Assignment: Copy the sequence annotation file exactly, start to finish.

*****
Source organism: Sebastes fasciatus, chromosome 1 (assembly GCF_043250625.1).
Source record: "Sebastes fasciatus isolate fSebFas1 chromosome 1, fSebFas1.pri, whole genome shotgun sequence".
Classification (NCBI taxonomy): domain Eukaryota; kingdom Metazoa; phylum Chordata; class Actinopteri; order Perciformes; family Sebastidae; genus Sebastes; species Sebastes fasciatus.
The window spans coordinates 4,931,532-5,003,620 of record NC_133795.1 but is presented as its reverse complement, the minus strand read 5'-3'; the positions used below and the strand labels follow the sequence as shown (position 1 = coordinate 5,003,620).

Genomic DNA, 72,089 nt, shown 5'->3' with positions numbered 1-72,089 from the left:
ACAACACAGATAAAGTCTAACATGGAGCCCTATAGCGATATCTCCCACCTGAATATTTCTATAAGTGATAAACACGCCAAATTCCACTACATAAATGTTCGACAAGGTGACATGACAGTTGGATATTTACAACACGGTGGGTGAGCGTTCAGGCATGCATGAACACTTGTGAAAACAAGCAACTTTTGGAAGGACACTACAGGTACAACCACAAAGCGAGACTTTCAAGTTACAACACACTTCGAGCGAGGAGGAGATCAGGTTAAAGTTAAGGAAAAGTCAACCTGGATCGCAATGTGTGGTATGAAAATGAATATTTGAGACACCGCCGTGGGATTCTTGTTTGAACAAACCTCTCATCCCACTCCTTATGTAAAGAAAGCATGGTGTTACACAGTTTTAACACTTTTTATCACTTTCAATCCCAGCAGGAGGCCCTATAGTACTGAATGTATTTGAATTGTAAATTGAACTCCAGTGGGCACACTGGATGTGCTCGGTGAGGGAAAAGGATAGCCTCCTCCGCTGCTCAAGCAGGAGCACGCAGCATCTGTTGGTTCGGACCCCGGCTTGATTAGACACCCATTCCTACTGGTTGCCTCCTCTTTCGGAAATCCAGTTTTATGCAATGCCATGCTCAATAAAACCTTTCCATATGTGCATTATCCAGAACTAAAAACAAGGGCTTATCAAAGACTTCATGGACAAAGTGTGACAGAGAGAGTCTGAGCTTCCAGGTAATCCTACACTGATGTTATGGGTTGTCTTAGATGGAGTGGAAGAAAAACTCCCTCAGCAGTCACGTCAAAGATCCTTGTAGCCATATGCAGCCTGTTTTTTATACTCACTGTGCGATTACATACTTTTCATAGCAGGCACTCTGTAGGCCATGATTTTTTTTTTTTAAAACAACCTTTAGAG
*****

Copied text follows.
Source organism: Sebastes fasciatus, chromosome 1 (assembly GCF_043250625.1).
Source record: "Sebastes fasciatus isolate fSebFas1 chromosome 1, fSebFas1.pri, whole genome shotgun sequence".
Classification (NCBI taxonomy): domain Eukaryota; kingdom Metazoa; phylum Chordata; class Actinopteri; order Perciformes; family Sebastidae; genus Sebastes; species Sebastes fasciatus.
The window spans coordinates 4,931,532-5,003,620 of record NC_133795.1 but is presented as its reverse complement, the minus strand read 5'-3'; the positions used below and the strand labels follow the sequence as shown (position 1 = coordinate 5,003,620).

Genomic DNA, 72,089 nt, shown 5'->3' with positions numbered 1-72,089 from the left:
ACAACACAGATAAAGTCTAACATGGAGCCCTATAGCGATATCTCCCACCTGAATATTTCTATAAGTGATAAACACGCCAAATTCCACTACATAAATGTTCGACAAGGTGACATGACAGTTGGATATTTACAACACGGTGGGTGAGCGTTCAGGCATGCATGAACACTTGTGAAAACAAGCAACTTTTGGAAGGACACTACAGGTACAACCACAAAGCGAGACTTTCAAGTTACAACACACTTCGAGCGAGGAGGAGATCAGGTTAAAGTTAAGGAAAAGTCAACCTGGATCGCAATGTGTGGTATGAAAATGAATATTTGAGACACCGCCGTGGGATTCTTGTTTGAACAAACCTCTCATCCCACTCCTTATGTAAAGAAAGCATGGTGTTACACAGTTTTAACACTTTTTATCACTTTCAATCCCAGCAGGAGGCCCTATAGTACTGAATGTATTTGAATTGTAAATTGAACTCCAGTGGGCACACTGGATGTGCTCGGTGAGGGAAAAGGATAGCCTCCTCCGCTGCTCAAGCAGGAGCACGCAGCATCTGTTGGTTCGGACCCCGGCTTGATTAGACACCCATTCCTACTGGTTGCCTCCTCTTTCGGAAATCCAGTTTTATGCAATGCCATGCTCAATAAAACCTTTCCATATGTGCATTATCCAGAACTAAAAACAAGGGCTTATCAAAGACTTCATGGACAAAGTGTGACAGAGAGAGTCTGAGCTTCCAGGTAATCCTACACTGATGTTATGGGTTGTCTTAGATGGAGTGGAAGAAAAACTCCCTCAGCAGTCACGTCAAAGATCCTTGTAGCCATATGCAGCCTGTTTTTTATACTCACTGTGCGATTACATACTTTTCATAGCAGGCACTCTGTAGGCCATGATTTTTTTTTTTTAAAACAACCTTTAGAG